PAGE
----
Teachers Union Cheers Victory Over Poor Latino Childern

During a 1954 congressional hearing, U.S. Army counsel Joseph Welch famously asked Senator Joseph McCarthy, “Have you no sense of decency?” The same question may be asked of the California Federation of Teachers (CFT), which featured a splashy cover photo and story on its February/March magazine that celebrated the defeat of high-performing charter schools that serve low-income, mostly minority children.

Late last year, the school board in the Silicon Valley city of Morgan Hill voted against efforts by the Navigator and Rocketship charter-school organizations to establish charter schools in the district. Charter schools are independent public schools that are granted greater regulatory and personnel flexibility in exchange for greater accountability for performance. Both charter organizations appealed to the Santa Clara County Board of Education. Rocketship ended up withdrawing its appeal, while the county board eventually voted down Navigator’s appeal earlier this year. The CFT, which had sponsored anti-charter events in the district and helped pack board meetings with charter opponents, was ecstatic.

The union worried that the appeal of the charter schools would draw students away from the regular unionized public schools, which had been failing to improve the achievement of the Morgan Hill’s sizeable population of Latino students. An anti-charter petition supported by the union and posted on the leftist MoveOn.org website condemned Rocketship charter schools for employing teachers affiliated with the Teach for America (TFA) organization, which places high-achieving recent college graduates and professionals in low-income schools. The petition argued that TFA teachers had just a few weeks of teacher training, but conveniently omitted the fact that research shows that TFA instructors outperform traditionally trained teachers.

According to a 2013 study sponsored by the research arm of the U.S. Department of Education, TFA teachers produced student achievement gains “equivalent to an additional 2.6 months of school for the average student nationwide.”

The CFT magazine also criticized Rocketship’s use of a blended-learning model of instruction, which combines traditional classroom instruction with computer-assisted learning using interactive and adaptive educational software. Yet, the Rocketship model produces eye-opening results.

At Rocketship Mateo Sheedy Elementary School in San Jose, nearly 90 percent of the students are Latino and 95 percent are socioeconomically disadvantaged. Also, two-thirds of the students are not fluent in English. Yet, despite such demographics, an amazing nine out of 10 of the charter school’s fourth and fifth graders scored at or above the proficient level on the 2013 state math test. In addition, nearly three out of four fifth graders scored at or above the proficient level on the state English exam.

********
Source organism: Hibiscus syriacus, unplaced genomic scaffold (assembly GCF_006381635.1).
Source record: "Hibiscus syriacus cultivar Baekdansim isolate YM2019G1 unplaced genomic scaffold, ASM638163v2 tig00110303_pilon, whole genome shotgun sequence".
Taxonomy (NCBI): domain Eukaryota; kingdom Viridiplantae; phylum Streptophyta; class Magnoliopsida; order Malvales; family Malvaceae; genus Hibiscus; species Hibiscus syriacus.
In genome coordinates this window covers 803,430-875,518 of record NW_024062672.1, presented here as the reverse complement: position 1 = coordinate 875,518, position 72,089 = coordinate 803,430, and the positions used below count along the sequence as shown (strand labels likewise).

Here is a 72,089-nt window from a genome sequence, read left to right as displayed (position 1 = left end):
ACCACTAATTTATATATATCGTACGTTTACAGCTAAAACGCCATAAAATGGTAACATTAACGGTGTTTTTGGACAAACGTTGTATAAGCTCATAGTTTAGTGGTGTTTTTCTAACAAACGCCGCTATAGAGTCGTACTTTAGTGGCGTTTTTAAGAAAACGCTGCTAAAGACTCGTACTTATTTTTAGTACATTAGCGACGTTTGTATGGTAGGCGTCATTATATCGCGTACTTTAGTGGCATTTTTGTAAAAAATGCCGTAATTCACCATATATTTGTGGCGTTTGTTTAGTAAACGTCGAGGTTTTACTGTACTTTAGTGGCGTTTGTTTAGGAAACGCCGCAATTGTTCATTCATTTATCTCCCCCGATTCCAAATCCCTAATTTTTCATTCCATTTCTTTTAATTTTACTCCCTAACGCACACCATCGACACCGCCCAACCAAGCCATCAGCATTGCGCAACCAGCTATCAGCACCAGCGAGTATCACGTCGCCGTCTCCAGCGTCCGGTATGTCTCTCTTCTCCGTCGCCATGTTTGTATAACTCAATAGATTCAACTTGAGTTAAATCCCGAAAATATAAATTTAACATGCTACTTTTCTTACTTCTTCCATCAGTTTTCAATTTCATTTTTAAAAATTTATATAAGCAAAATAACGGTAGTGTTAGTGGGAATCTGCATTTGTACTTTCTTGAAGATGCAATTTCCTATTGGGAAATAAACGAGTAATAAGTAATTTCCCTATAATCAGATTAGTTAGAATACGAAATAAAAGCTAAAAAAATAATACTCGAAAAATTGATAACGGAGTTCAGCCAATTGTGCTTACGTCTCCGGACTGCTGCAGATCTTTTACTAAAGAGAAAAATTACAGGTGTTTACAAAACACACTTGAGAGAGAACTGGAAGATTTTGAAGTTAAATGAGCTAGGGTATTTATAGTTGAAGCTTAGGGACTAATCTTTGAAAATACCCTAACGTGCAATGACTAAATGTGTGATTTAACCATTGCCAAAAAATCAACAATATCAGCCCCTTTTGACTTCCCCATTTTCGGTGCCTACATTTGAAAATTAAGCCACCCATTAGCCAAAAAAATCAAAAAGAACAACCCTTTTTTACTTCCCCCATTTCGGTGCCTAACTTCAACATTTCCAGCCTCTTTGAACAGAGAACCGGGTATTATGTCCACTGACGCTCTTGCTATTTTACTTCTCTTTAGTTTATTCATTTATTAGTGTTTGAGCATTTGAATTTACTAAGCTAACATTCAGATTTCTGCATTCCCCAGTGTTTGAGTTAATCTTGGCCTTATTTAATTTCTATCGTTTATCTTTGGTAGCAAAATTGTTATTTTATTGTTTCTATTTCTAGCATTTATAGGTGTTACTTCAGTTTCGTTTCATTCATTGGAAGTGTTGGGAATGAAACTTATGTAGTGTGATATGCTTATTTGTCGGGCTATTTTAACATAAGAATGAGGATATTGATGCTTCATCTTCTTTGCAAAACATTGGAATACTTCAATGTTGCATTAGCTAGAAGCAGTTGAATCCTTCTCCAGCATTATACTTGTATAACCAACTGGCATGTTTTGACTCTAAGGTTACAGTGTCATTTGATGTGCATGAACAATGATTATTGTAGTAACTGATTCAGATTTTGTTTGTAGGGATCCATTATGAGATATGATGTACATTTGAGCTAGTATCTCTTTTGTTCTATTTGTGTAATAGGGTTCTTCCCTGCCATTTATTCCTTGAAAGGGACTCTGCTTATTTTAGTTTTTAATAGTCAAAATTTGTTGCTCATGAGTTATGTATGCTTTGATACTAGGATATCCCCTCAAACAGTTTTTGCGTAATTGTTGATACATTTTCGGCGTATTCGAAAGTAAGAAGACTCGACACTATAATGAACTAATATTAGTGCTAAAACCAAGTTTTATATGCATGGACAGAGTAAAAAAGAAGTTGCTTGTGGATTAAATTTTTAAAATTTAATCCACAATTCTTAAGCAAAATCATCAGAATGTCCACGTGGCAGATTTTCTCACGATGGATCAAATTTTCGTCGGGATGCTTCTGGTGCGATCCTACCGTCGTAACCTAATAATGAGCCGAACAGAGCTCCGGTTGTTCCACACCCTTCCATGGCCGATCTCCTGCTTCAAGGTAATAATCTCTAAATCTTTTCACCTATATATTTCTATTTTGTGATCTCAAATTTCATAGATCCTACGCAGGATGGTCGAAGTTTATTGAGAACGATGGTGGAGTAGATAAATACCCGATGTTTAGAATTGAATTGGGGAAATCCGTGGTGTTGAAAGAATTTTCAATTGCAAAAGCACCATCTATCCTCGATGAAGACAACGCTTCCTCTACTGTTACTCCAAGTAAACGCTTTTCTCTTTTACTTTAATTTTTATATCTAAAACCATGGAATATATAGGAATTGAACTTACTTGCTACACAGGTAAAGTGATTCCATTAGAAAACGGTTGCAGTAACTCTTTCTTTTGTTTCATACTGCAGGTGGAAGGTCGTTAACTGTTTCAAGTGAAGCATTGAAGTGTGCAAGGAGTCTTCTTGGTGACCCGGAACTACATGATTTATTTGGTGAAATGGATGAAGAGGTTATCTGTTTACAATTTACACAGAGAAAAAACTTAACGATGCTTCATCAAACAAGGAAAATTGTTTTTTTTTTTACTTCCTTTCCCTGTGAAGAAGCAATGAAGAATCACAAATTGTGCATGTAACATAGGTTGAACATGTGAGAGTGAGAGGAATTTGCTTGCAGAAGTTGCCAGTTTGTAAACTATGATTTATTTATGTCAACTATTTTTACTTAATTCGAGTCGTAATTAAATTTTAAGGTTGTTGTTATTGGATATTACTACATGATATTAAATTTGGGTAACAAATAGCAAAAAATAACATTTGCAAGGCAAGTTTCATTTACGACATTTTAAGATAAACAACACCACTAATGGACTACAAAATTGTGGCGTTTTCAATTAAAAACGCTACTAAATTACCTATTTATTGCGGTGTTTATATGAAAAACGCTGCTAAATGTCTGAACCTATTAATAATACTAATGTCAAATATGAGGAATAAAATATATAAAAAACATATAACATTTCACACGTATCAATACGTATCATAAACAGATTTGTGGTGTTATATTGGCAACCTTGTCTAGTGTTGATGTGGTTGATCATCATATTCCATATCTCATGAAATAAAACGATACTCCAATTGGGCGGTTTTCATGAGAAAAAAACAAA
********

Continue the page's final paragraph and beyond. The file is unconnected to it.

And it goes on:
In contrast to the success of Rocketship charter schools, regular public schools in Morgan Hill with similar demographics do not come close to posting such impressive achievement results. For example, at Walsh Elementary School, a regular public school in Morgan Hill, 80 percent of the students are Latino and 82 percent are socioeconomically disadvantaged. Although the school is slightly less Latino and low-income compared to Rocketship Mateo Sheedy, less than half of Walsh’s fourth and fifth graders – 45 percent and 44 percent – scored at or above the proficient level on the state math test. Also, only half of fifth graders scored at or above the proficient level on the state English exam.

Morgan Hill CFT president Theresa Sage blames the low performance of schools like Walsh Elementary on the low-income background of students: “In some schools poverty is a big issue.” However, Rocketship Mateo Sheedy has raised the achievement level of its low-income students dramatically. Poverty may be a challenge, but it is not an excuse for poor school performance.

In the face of the high performance of charter schools like Rocketship, the CFT article cites one union teacher who “insists that existing staff and the district are committed to carrying out the mission of public schools to provide a rich education, beyond teaching to the test.” Parents, especially Latino parents, aren’t fooled by that argument.

“Morgan Hill is failing Hispanic students,” says parent Maricruz Ruiz. Speaking for herself and other Latino parents, she says, “We want another option.” Another parent observes that most of the families who would enroll their children in the charter schools “are low income and the vast majority of them cannot vote.” “This part of the community,” she says, “is the weakest link and has no political power.”

The CFT and its allies evidently see nothing wrong with doing a victory dance on the dreams and hopes of poor politically disempowered Latino parents and their children. They have no sense of decency.

Nothing contained in this blog is to be construed as necessarily reflecting the views of the Pacific Research Institute or as an attempt to thwart or aid the passage of any legislation.

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